Anita Loos settled on "Cast of Thousands" as the title for her first coffee table book - though she was tempted briefly by "Fast and Loos."
Probably no one now writing for a living has had so many famous, infamous and nonfamous friends as this author of 350 movies and "Gentlemen Prefer Blondes," which Edith Wharton called "the great American novel."
"Cast of Thousands" gives us vivid comments and photographs about the galaxy she began to meet 65 years ago, when David Warke Griffith bought from an unknown "Mr. A. Loos" a movie outline titled "The New York Hat." For its star Griffith chose another unknown girl and changed her name from Gladys Smith to Mary Pickford.
Even a cast of thousands hs to have a villain and Loos nails him at intervals throughout her book:
"During the more than 80 years of my life I've witnessed a steady erosion in the dignity of Man. I was alerted to the process soon after World War I, when I first went to Vienna. At that time Sigmund Freud was just rising to prominence in the U.S.A., so it came as a surprise that Viennese intellectuals looked on him as a bugaboo.
"Why do you Americans listen to that wretched creature?' I was asked. 'Don't you realize he's out to dirty the minds of the world?'"
"The human being of high principle," loos goes on, "the Biblical man, the Shakespearean man, has disappeared without leaving any spiritual progeny, although I grant that Ralph Nader may be as spiritual as anyone can be in ambiance of stale motor fumes and wholesale warehouses. The trouble is that Ralph doesn't exactly elevate the human soul."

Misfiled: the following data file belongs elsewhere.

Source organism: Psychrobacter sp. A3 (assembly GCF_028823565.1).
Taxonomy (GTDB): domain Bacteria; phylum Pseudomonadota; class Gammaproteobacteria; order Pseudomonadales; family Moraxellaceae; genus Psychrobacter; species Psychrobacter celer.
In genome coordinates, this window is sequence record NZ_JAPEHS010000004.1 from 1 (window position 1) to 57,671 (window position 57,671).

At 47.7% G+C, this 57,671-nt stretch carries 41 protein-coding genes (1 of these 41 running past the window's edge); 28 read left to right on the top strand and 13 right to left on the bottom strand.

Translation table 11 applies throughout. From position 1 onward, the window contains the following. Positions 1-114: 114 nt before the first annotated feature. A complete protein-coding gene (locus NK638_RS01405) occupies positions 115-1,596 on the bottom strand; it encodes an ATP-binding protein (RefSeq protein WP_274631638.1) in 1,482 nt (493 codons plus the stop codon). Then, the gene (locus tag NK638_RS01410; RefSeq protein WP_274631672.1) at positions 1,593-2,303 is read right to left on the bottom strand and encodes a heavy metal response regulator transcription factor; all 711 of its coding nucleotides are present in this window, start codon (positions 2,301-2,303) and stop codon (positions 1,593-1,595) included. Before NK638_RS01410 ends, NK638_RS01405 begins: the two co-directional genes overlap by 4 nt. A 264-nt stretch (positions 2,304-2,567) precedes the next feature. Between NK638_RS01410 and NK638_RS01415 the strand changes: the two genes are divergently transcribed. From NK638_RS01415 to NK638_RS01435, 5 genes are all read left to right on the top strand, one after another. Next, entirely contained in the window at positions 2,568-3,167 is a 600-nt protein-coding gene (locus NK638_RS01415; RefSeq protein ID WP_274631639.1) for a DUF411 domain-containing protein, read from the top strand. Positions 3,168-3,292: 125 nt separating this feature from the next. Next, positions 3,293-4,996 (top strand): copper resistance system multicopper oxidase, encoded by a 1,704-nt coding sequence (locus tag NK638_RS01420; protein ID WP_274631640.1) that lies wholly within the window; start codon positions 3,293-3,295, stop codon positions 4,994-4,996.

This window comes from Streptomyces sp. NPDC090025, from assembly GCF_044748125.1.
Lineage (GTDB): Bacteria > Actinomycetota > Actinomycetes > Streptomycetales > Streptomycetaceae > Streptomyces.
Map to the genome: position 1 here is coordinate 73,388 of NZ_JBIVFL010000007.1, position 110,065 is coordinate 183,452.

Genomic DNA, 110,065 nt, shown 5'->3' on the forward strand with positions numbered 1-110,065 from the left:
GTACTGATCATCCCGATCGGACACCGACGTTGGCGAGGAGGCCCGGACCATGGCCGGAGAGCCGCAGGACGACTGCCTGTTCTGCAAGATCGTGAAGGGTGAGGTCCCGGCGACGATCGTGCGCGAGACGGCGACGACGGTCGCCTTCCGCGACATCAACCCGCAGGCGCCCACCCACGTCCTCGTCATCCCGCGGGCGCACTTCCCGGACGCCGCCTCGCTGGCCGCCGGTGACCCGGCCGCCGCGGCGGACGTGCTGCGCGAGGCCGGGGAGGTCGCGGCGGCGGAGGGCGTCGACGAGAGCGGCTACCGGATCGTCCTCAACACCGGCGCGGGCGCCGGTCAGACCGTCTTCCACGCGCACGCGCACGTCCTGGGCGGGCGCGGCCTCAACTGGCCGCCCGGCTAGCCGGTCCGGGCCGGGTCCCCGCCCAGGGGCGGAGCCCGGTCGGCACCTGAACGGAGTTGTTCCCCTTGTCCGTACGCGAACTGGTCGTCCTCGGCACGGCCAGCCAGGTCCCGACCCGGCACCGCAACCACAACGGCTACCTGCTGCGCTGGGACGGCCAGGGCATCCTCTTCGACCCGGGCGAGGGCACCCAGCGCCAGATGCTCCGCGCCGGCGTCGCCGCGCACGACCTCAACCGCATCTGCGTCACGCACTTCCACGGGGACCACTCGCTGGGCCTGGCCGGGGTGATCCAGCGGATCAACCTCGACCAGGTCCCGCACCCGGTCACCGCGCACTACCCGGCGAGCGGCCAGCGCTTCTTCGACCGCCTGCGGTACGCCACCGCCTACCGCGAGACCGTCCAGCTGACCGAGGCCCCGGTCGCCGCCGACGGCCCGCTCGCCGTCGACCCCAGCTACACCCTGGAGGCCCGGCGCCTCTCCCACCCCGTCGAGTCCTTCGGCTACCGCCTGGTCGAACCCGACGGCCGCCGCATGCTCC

Thus, while it's been recognized that few understand women as well as the creator of Lorelei Lee and the public persona of such as Jean Harlow and the Talmadge sisters, Loos on men is one the several refreshments in "Cast of Thousands." Unimpressed by some, she has salutes for "ardent characters whom Professor Freud could never have sullied."
High scores go to baseball's Moe Berg, astronomer-scientist Edwin Huggle, philosopher Aldous Huxley, novelist Erich Maria Remarque and essayist H.L. Mencken, whose attentions to "an insipid" blonde during one of those five-day train trips to California prompted her to write a poisonous portrait of revenge. It turned out to be the start of "Gentlemen Prefer Blondes."
In Rome a Lady Jones introduced her privately to Mussolini, who was surprised to find that the talked-about American novelist ws a "bambina." The next day "Lady Jones phoned to demand $100 for having introduced me to Mussolini. Suddenly remembering Wilson Mizner's response in a like situation, I told her I was in the market to sell the introduction back to her at half the price, at which she slammed down the receiver and gave up."
Wilson Mizner, who had made his third fortune, Loos says, "selling Florida homesites that lay several inches beneath the blue Atlantic" was the inspiration for the Clark Gable character of "San Francisco," one of the lasting Loos screen plays.